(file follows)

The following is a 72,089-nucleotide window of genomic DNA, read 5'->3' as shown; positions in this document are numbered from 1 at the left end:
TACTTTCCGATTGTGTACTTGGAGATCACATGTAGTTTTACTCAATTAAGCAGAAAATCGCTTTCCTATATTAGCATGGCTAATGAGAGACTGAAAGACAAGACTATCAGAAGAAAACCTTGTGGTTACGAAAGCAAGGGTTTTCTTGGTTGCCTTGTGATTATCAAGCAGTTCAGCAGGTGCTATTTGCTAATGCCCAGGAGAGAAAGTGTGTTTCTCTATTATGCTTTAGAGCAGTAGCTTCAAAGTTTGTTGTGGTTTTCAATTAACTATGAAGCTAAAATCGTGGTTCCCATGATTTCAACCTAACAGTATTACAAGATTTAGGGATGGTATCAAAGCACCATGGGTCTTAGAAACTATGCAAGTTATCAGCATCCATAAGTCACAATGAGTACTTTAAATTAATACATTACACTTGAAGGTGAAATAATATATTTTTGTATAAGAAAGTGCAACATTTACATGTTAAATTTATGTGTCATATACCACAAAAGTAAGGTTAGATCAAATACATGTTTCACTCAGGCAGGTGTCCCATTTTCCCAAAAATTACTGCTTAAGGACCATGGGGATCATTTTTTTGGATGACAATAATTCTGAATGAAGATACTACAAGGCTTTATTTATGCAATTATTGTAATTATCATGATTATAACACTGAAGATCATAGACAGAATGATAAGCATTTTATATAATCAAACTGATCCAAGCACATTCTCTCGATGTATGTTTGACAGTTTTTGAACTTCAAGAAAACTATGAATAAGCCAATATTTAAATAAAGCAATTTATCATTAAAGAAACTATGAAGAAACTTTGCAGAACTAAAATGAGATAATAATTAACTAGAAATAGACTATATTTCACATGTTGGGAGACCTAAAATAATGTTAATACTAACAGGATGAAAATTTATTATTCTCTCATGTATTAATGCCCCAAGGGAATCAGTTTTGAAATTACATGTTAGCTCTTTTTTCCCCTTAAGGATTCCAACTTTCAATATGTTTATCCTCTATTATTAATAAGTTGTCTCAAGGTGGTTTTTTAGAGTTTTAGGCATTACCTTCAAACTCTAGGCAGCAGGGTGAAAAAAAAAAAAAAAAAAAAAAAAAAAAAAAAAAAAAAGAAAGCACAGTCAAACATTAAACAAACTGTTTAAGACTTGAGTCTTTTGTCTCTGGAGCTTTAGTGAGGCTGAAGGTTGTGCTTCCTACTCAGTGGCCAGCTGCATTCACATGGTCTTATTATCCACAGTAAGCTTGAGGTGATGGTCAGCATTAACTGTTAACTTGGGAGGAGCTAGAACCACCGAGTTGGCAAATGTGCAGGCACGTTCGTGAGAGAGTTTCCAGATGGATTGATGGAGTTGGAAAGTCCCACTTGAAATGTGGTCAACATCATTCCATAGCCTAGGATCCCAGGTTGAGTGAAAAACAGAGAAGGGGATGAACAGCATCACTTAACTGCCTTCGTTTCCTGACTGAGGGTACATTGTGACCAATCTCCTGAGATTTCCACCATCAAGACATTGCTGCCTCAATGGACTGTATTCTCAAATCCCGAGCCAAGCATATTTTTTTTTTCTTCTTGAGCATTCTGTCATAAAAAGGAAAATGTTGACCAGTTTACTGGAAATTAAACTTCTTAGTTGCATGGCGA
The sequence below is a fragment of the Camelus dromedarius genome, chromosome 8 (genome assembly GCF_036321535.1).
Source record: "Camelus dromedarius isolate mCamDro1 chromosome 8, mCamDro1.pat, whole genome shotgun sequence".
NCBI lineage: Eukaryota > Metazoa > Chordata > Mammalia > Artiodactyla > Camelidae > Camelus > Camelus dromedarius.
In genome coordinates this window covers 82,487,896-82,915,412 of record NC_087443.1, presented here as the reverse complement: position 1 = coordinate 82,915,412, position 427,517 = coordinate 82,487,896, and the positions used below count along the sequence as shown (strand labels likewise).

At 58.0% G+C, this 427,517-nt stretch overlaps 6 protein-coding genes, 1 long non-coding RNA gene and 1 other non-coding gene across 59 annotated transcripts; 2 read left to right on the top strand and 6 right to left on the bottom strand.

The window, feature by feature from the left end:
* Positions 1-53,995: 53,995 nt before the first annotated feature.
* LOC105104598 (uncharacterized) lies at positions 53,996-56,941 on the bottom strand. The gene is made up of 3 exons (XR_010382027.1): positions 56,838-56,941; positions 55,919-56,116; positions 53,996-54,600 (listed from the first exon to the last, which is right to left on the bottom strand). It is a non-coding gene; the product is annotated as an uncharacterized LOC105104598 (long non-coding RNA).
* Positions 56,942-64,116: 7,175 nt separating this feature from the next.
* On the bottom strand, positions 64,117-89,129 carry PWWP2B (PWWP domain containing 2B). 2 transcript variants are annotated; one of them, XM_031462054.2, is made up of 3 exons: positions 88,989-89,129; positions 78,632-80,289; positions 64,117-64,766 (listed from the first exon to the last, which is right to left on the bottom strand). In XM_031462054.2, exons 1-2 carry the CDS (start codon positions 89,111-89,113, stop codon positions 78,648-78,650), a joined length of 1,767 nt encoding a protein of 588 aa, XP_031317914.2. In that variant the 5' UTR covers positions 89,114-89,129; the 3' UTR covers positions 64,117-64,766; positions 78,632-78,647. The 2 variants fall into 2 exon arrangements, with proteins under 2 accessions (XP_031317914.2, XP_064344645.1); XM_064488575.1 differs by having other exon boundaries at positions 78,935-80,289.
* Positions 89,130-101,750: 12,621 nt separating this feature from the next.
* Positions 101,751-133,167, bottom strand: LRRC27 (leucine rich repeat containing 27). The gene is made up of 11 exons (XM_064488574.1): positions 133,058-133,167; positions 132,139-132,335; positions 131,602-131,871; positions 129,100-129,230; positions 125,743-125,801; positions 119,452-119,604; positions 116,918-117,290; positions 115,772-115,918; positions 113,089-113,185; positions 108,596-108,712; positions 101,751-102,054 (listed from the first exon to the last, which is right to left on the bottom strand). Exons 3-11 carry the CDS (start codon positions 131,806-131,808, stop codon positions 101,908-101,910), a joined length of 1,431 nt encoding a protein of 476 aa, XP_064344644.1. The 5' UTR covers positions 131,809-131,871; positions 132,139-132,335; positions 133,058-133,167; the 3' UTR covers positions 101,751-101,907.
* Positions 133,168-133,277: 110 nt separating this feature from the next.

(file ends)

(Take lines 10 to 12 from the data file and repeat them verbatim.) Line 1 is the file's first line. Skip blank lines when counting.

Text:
* LOC105104598 (uncharacterized) lies at positions 53,996-56,941 on the bottom strand. The gene is made up of 3 exons (XR_010382027.1): positions 56,838-56,941; positions 55,919-56,116; positions 53,996-54,600 (listed from the first exon to the last, which is right to left on the bottom strand). It is a non-coding gene; the product is annotated as an uncharacterized LOC105104598 (long non-coding RNA).
* Positions 56,942-64,116: 7,175 nt separating this feature from the next.
* On the bottom strand, positions 64,117-89,129 carry PWWP2B (PWWP domain containing 2B). 2 transcript variants are annotated; one of them, XM_031462054.2, is made up of 3 exons: positions 88,989-89,129; positions 78,632-80,289; positions 64,117-64,766 (listed from the first exon to the last, which is right to left on the bottom strand). In XM_031462054.2, exons 1-2 carry the CDS (start codon positions 89,111-89,113, stop codon positions 78,648-78,650), a joined length of 1,767 nt encoding a protein of 588 aa, XP_031317914.2. In that variant the 5' UTR covers positions 89,114-89,129; the 3' UTR covers positions 64,117-64,766; positions 78,632-78,647. The 2 variants fall into 2 exon arrangements, with proteins under 2 accessions (XP_031317914.2, XP_064344645.1); XM_064488575.1 differs by having other exon boundaries at positions 78,935-80,289.